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Ben Brown
University of Missouri
Division of Applied Social Sciences

40 Years of Market Outlooks and Policy Analysis at the University of Missouri

Ben Brown
University of Missouri

May 7,2024

minute read

Originally published in Today's Farmer

The year is 1984 and a young Abner W. Womack, who recognized the value sectorial market and policy analysis provided to agricultural decision makers during the farm crisis of the 1980s, brought his knowledge of commodity markets to the University of Missouri where the Food and Agricultural Policy Research Institute (FAPRI), an organization unlike any other, has existed for forty years. In 2024, FAPRI maintains the same mission to provide reliable, consistent, and objective information on domestic and international market conditions to the public and policymakers. The 2024 U.S. Agricultural Market Outlook Baseline book published in March sets the starting point for analyzing policies and market impacts in the year ahead. This article focuses on FAPRI's short term results for 2024 and 2025.

FAPRI's 2024 Outlook for US Commodities

Producers across Missouri are aware by this point prices for grains and oilseeds have fallen from average levels experienced from 2020-2022. The value of the 2023 grain production is also down from initial expectations as a higher share of unhedged grain stored at harvest has been entering the market at lower prices this spring. For 2024 and 2025, the outlook is for lower prices and government payments more than offsetting a slight reduction in production costs. Each commodity is complex with both opportunities and challenges. A general theme across all commodities is growing supplies outpacing demand.


Source: FAPRI-MU


US corn acreage is expected to decrease 4.5 million acres to 90.1 million acres in 2024 on lower relative profitability. However, the warm dry weather experienced in February is a justifiable reason final corn acreage may end up a little higher. The trend corn national corn yield of 181.4 bushels per acre leads to an expected production of 14,909 million bushels- down from 15,342 in 2023. Corn demand is expected to increase in 277 million bushels with a 386 million bushel increase in exports more than offsetting a 110-million-bushel reduction in domestic demand. The full reduction in domestic demand is contributed to smaller supplies for feed and residual and continued reduction in cattle on feed. The season average price for 2024/24 is expected at $4.39/bushel, down from $4.78 last year. The expectation for 2025/26 is a continued increase in ending stocks and a season average farm price of $4.20.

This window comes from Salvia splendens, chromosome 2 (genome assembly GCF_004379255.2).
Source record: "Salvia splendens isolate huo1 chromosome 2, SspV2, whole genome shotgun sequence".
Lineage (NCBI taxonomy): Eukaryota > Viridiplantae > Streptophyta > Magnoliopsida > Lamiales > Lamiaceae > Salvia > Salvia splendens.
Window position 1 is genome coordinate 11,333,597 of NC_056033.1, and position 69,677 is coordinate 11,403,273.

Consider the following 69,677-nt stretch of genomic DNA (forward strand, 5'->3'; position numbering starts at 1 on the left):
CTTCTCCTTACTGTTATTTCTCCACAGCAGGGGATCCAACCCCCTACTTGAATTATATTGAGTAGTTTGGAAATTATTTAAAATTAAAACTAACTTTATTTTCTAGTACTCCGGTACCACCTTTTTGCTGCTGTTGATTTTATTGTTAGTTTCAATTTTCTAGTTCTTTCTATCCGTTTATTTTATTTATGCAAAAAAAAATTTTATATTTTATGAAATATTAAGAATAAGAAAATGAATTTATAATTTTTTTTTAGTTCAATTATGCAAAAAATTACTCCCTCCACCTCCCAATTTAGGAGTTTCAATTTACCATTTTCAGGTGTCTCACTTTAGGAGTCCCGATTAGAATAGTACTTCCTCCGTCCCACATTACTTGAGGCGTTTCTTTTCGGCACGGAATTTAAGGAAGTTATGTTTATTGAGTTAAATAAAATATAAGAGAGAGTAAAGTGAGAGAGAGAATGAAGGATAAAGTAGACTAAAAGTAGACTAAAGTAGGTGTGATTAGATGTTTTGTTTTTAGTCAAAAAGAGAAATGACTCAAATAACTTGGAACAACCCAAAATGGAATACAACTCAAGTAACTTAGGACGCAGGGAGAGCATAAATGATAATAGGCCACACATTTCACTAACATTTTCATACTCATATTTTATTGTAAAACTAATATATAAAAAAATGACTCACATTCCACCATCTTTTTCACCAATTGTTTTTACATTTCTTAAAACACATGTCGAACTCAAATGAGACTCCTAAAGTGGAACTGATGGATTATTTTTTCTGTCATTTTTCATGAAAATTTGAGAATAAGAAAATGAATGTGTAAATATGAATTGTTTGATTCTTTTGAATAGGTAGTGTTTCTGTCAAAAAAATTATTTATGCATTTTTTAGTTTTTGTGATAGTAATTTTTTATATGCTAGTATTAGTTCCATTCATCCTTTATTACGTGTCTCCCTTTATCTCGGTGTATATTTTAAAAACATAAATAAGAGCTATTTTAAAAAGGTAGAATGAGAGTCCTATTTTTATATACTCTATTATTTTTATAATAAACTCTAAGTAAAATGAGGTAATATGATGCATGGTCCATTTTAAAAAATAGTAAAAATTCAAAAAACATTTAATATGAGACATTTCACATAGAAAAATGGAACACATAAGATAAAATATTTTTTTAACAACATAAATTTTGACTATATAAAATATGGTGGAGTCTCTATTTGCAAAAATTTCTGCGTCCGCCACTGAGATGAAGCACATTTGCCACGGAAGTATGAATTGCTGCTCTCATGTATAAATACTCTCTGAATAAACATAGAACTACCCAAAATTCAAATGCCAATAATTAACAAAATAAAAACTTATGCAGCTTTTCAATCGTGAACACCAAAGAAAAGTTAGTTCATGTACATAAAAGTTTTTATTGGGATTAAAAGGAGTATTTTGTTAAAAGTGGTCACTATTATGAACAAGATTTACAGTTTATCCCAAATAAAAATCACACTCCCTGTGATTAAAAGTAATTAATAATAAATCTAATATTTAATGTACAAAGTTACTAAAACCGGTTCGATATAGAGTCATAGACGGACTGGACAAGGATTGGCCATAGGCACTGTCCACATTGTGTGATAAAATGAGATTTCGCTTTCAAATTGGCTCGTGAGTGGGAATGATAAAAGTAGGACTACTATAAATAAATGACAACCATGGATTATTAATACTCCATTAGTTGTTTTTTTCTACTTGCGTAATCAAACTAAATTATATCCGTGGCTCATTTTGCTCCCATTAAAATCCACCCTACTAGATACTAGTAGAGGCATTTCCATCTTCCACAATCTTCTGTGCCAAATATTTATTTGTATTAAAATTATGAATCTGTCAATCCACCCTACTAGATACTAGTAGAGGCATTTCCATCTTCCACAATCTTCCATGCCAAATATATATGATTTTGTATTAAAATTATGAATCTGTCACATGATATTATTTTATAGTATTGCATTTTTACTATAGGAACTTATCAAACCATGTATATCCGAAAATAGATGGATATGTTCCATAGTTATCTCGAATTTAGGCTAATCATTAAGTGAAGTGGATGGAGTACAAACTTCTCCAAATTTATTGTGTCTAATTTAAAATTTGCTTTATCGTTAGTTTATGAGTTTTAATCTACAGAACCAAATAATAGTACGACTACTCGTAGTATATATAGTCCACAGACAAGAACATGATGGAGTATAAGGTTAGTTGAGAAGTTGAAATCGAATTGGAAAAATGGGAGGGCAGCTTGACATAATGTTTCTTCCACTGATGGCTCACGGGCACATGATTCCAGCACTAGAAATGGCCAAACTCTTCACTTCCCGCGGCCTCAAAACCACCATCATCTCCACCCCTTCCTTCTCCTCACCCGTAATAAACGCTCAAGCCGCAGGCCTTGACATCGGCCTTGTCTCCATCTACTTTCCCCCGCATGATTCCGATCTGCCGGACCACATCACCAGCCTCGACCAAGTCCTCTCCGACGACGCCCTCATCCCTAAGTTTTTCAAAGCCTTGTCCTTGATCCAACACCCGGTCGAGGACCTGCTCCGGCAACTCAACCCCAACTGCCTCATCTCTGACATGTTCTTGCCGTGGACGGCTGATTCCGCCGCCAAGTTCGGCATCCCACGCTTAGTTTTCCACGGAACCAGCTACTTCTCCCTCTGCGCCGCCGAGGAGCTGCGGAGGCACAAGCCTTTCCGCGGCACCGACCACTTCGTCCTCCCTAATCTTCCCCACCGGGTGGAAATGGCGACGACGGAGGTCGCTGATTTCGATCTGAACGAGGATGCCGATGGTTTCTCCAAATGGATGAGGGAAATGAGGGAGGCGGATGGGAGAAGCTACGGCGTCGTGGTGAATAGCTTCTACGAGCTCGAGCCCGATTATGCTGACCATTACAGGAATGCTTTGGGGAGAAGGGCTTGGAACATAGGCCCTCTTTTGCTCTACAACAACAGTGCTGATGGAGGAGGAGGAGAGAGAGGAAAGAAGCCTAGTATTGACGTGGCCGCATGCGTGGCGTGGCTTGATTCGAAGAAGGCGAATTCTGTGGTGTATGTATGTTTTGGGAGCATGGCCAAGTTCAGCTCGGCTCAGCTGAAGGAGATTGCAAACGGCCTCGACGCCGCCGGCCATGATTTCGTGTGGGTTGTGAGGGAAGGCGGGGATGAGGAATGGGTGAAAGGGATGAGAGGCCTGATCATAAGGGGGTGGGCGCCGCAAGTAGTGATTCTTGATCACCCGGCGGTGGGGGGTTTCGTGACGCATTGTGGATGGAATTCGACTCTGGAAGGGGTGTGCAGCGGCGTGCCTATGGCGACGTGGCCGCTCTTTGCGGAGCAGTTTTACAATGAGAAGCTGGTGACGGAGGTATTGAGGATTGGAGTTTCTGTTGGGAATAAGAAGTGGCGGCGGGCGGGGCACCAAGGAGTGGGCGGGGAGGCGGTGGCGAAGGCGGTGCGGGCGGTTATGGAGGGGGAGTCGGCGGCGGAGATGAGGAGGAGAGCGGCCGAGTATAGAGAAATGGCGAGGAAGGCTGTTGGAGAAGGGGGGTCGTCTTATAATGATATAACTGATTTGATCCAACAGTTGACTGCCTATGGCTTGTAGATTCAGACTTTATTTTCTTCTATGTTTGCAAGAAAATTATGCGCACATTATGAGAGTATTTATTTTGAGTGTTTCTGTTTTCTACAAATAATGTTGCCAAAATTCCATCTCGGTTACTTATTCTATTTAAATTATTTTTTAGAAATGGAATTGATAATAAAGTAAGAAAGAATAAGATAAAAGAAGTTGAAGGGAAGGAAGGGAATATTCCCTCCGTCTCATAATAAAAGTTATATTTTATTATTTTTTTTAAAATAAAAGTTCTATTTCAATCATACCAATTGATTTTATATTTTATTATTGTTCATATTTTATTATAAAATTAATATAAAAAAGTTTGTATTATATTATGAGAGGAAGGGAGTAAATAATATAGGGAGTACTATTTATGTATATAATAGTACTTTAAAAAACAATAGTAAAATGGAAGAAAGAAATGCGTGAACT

US soybean acreage is expected to increase 4.6 million acres in 2024 relative to 2023 on increased profitability relative to other crops including corn and cotton. The national trend yield is pegged at 52.1 bushels per acre, up from 50.6 bushels per acre in 2023. US supplies of soybeans increases nearly 400 million bushels on the higher acreage and yield forecasts. The higher total supply of soybeans more than offsets a 231 million bushels increase in demand and ending stocks continue to increase from historically low levels. Domestic soybean crush is forecasted to increase 116 million bushels this year to support the growing US renewable diesel industry. The season average prices for 2024/25 of $10.73 per bushel is well below the farm price of $12.68 experienced so far in 2023/24. The price continues to decline in 2025/26 to $10.51 per bushel.

Cotton, Rice, and Wheat

Cotton planted acreage and yield increase slightly in 2024/25. However, harvested acreage is anticipated to return to a normal relationship after two years of drought in the high plains of Texas and other regions decreased the relationship between planted and harvested acres. Cotton prices are expected to decline to 68 cents per pounds down from 76 cents per pound in 2023/24.

Rice planted acreage is expected to drop to 2.66 million acres from 2.89 million in 2023/24 more than enough to offset a small reduction in total use resulting in lower ending stocks. However, the farm price is expected to decline to $15.16 per hundredweight in 2024/25 and then increase to $15.74 per hundredweight in 2025/26.

All US wheat acreage across all classes is expected to decrease 2 million acres to 47.6 million acres in 2024. With nearly flat domestic demand, a 96 million bushel increase in exports represents the entire increase in wheat usage. Ending stocks of US wheat increase to 772 million bushels lowering the US season average farm price to $6.13 per bushel compared to $7.19 per bushel in 2023/24. The all-wheat price falls again in 2025/26 to $5.71 per bushel.


The outlook for grains and oilseeds suggests a couple years of declining farm income and deteriorating farm working capital. Adverse weather, macroeconomic conditions, or changes in policy could provide opportunities for higher prices, but depending on such developments is not a recommended risk management strategy. Recommended strategies would include having a written marketing plan, detailed enterprise budgets, and firm grasp on whole farm liquidity and solvency ratios.

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REVISED: May 7, 2024